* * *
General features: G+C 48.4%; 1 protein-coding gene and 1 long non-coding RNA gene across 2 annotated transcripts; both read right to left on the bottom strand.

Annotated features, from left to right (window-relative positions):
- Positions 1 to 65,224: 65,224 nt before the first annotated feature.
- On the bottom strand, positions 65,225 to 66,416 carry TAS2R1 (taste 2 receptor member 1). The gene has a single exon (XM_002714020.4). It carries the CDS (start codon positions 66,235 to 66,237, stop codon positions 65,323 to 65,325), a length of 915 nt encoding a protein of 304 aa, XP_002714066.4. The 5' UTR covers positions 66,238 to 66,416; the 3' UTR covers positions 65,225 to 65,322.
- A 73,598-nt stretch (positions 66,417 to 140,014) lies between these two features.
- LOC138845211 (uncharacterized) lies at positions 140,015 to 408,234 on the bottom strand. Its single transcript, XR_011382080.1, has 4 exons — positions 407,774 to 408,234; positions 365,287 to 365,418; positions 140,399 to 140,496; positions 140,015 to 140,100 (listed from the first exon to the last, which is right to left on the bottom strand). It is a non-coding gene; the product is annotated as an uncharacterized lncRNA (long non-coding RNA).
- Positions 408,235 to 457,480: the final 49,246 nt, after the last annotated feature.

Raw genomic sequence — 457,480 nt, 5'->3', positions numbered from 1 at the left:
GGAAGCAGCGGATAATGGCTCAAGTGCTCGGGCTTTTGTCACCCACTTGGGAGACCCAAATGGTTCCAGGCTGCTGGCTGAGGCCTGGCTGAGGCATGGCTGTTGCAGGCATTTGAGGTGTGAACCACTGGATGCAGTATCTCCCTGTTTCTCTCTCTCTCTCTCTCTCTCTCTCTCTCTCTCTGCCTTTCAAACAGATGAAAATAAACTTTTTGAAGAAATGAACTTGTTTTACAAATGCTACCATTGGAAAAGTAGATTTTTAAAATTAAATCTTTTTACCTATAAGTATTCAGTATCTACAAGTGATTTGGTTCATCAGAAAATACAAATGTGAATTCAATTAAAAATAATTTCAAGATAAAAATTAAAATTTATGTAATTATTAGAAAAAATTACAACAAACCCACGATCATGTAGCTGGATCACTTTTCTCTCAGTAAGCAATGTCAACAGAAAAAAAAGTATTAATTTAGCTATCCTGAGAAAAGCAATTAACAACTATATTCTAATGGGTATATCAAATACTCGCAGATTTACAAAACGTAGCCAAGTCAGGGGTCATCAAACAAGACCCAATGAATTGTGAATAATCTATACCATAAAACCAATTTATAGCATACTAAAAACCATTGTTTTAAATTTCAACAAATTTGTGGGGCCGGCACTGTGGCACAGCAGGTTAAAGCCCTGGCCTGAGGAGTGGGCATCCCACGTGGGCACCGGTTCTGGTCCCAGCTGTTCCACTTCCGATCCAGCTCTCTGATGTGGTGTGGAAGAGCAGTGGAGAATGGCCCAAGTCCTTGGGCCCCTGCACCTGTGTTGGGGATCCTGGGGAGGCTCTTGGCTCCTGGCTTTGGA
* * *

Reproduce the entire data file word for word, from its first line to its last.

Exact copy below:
General features: G+C 48.4%; 1 protein-coding gene and 1 long non-coding RNA gene across 2 annotated transcripts; both read right to left on the bottom strand.

Annotated features, from left to right (window-relative positions):
- Positions 1 to 65,224: 65,224 nt before the first annotated feature.
- On the bottom strand, positions 65,225 to 66,416 carry TAS2R1 (taste 2 receptor member 1). The gene has a single exon (XM_002714020.4). It carries the CDS (start codon positions 66,235 to 66,237, stop codon positions 65,323 to 65,325), a length of 915 nt encoding a protein of 304 aa, XP_002714066.4. The 5' UTR covers positions 66,238 to 66,416; the 3' UTR covers positions 65,225 to 65,322.
- A 73,598-nt stretch (positions 66,417 to 140,014) lies between these two features.
- LOC138845211 (uncharacterized) lies at positions 140,015 to 408,234 on the bottom strand. Its single transcript, XR_011382080.1, has 4 exons — positions 407,774 to 408,234; positions 365,287 to 365,418; positions 140,399 to 140,496; positions 140,015 to 140,100 (listed from the first exon to the last, which is right to left on the bottom strand). It is a non-coding gene; the product is annotated as an uncharacterized lncRNA (long non-coding RNA).
- Positions 408,235 to 457,480: the final 49,246 nt, after the last annotated feature.

Raw genomic sequence — 457,480 nt, 5'->3', positions numbered from 1 at the left:
GGAAGCAGCGGATAATGGCTCAAGTGCTCGGGCTTTTGTCACCCACTTGGGAGACCCAAATGGTTCCAGGCTGCTGGCTGAGGCCTGGCTGAGGCATGGCTGTTGCAGGCATTTGAGGTGTGAACCACTGGATGCAGTATCTCCCTGTTTCTCTCTCTCTCTCTCTCTCTCTCTCTCTCTCTCTGCCTTTCAAACAGATGAAAATAAACTTTTTGAAGAAATGAACTTGTTTTACAAATGCTACCATTGGAAAAGTAGATTTTTAAAATTAAATCTTTTTACCTATAAGTATTCAGTATCTACAAGTGATTTGGTTCATCAGAAAATACAAATGTGAATTCAATTAAAAATAATTTCAAGATAAAAATTAAAATTTATGTAATTATTAGAAAAAATTACAACAAACCCACGATCATGTAGCTGGATCACTTTTCTCTCAGTAAGCAATGTCAACAGAAAAAAAAGTATTAATTTAGCTATCCTGAGAAAAGCAATTAACAACTATATTCTAATGGGTATATCAAATACTCGCAGATTTACAAAACGTAGCCAAGTCAGGGGTCATCAAACAAGACCCAATGAATTGTGAATAATCTATACCATAAAACCAATTTATAGCATACTAAAAACCATTGTTTTAAATTTCAACAAATTTGTGGGGCCGGCACTGTGGCACAGCAGGTTAAAGCCCTGGCCTGAGGAGTGGGCATCCCACGTGGGCACCGGTTCTGGTCCCAGCTGTTCCACTTCCGATCCAGCTCTCTGATGTGGTGTGGAAGAGCAGTGGAGAATGGCCCAAGTCCTTGGGCCCCTGCACCTGTGTTGGGGATCCTGGGGAGGCTCTTGGCTCCTGGCTTTGGA